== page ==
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We live in a time of information abundance, which far too many of us see as information overload. With the sum total of human knowledge, past and present, at our fingertips, we’re faced with a crisis of attention: which ideas should we engage with, and why? Big Think is an evolving roadmap to the best thinking on the planet — the ideas that can help you think flexibly and act decisively in a multivariate world.

A word about Big Ideas and Themes — The architecture of Big Think

Big ideas are lenses for envisioning the future. Every article and video on bigthink.com and on our learning platforms is based on an emerging “big idea” that is significant, widely relevant, and actionable. We’re sifting the noise for the questions and insights that have the power to change all of our lives, for decades to come. For example, reverse-engineering is a big idea in that the concept is increasingly useful across multiple disciplines, from education to nanotechnology.

Themes are the seven broad umbrellas under which we organize the hundreds of big ideas that populate Big Think. They include New World Order, Earth and Beyond, 21st Century Living, Going Mental, Extreme Biology, Power and Influence, and Inventing the Future.

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Space Fantasies Meet Biological Realities

August 17, 2013, 12:00 AM

As we consider the prospect of space vacations (the 600th ticket was recently sold for Virgin Galactic's SpaceshipTwo), luxury space hotelsspace colonies, and other commercial enterprises that will bring humans to space in the near future, we need to recognize that the biologists are as important as the engineers.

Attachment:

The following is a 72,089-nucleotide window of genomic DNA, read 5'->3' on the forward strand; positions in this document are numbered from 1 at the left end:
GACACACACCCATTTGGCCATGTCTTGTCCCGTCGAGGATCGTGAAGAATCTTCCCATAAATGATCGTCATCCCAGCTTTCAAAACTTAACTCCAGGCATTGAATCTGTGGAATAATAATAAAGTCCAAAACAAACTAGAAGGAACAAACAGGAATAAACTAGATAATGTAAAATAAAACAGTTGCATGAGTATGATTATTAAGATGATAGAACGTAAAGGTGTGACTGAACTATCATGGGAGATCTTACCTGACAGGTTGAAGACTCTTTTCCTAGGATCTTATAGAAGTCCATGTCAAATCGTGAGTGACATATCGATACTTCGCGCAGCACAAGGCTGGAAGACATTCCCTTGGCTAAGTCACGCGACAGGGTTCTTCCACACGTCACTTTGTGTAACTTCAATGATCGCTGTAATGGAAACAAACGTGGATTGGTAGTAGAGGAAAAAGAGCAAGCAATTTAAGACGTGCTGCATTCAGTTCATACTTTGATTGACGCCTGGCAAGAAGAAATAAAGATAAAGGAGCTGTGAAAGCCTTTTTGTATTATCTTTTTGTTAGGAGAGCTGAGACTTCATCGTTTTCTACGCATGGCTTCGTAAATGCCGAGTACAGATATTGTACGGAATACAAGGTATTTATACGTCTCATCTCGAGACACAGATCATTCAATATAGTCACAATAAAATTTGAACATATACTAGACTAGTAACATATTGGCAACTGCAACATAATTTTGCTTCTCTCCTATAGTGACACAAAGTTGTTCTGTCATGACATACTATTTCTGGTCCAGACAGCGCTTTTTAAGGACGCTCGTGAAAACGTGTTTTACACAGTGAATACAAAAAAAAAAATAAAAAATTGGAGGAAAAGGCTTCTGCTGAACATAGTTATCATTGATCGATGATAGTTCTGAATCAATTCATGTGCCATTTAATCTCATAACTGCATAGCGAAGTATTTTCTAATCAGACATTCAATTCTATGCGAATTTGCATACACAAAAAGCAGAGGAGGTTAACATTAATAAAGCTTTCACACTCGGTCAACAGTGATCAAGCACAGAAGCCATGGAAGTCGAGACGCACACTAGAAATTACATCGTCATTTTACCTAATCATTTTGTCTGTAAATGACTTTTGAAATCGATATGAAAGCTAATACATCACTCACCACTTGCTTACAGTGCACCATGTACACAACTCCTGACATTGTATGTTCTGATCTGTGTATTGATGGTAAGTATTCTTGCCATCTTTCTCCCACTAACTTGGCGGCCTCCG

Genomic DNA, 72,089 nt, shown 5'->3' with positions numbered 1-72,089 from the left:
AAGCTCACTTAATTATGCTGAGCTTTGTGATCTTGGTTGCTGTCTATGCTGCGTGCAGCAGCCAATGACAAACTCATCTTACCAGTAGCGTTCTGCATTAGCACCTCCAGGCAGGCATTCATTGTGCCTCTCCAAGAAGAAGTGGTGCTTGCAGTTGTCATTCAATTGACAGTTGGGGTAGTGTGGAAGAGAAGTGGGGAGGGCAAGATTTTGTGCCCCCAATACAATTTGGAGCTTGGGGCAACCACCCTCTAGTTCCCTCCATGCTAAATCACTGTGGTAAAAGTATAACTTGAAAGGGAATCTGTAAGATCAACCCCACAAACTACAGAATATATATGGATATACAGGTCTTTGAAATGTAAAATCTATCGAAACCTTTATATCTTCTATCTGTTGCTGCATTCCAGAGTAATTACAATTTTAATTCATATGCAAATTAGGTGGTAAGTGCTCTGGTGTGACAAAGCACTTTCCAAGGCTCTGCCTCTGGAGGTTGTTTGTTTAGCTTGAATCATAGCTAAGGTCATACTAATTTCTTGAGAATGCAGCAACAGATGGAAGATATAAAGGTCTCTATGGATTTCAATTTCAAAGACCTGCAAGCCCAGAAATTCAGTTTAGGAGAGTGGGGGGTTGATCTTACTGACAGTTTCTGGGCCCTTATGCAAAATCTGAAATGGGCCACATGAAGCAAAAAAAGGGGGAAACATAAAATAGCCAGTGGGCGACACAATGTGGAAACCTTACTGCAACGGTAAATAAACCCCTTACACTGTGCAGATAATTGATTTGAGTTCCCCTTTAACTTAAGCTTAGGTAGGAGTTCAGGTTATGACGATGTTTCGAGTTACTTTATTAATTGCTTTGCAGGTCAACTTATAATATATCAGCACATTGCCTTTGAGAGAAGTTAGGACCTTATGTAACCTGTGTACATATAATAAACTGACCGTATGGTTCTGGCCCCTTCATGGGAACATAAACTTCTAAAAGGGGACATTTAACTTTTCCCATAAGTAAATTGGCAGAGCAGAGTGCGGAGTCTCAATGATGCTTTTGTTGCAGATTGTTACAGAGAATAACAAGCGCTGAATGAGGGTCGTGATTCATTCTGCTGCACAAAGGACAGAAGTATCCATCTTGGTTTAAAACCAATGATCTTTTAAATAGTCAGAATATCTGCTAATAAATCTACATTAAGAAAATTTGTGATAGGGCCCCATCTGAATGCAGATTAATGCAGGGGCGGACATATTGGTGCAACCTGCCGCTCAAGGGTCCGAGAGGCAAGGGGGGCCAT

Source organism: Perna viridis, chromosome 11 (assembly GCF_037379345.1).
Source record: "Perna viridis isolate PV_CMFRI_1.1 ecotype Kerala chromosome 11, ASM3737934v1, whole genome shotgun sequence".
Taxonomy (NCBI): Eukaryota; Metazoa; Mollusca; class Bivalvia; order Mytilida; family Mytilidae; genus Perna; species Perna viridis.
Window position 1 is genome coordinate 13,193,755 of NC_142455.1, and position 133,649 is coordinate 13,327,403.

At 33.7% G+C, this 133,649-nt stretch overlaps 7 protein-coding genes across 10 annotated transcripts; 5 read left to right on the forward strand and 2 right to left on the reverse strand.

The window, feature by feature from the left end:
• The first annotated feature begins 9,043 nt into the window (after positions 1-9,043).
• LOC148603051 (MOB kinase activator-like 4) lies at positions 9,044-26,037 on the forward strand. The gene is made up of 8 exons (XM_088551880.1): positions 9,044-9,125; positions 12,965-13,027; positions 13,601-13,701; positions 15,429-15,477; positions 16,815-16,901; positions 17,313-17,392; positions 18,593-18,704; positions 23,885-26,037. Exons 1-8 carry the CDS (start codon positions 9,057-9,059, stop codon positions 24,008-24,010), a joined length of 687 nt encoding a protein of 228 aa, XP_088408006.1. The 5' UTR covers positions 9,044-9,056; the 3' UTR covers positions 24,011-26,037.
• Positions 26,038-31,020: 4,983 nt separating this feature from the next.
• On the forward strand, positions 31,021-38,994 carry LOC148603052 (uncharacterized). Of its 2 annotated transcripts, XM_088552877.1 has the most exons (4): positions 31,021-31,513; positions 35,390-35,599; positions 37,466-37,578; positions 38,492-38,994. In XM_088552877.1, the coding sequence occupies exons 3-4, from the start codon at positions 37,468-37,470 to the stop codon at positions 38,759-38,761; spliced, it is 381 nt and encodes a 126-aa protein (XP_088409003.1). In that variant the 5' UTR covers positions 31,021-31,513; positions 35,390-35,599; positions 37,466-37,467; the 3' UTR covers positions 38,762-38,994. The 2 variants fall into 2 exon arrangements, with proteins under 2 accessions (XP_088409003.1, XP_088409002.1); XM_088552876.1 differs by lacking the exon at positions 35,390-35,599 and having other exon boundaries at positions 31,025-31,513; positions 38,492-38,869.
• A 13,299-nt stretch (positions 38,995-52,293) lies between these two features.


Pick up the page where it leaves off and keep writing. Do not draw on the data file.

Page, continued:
Not only do we need to physically get humans to space, we also need to keep them alive, or at the very least ensure that their lives aren't completely miserable. 

After all, human space travel today is a luxury experience. Supercouples like Brangelina and celebrities like Ashton Kutcher are paying big bucks. The idea of traveling to space may seem like fun right now, but few people will want to lay out $200,000 in the future if SpaceshipTwo's maiden voyage becomes the sub-orbital equivalent of the Carnival Cruise "poop cruise."

That's why at NASA "the waste management engineers are incredibly important to the entire mission," says Mary Roach. Roach is the author of Packing for Mars: The Curious Science of Life in the Void, a fascinating and humorous look at what happens to the human body in space.

In the video below, Roach describes how space explorers are basically sent back to kindergarten, having to re-learn how to go to the bathroom and how to eat.

Watch here:

Image courtesy of Shutterstock


Space Fantasies Meet Biolog...

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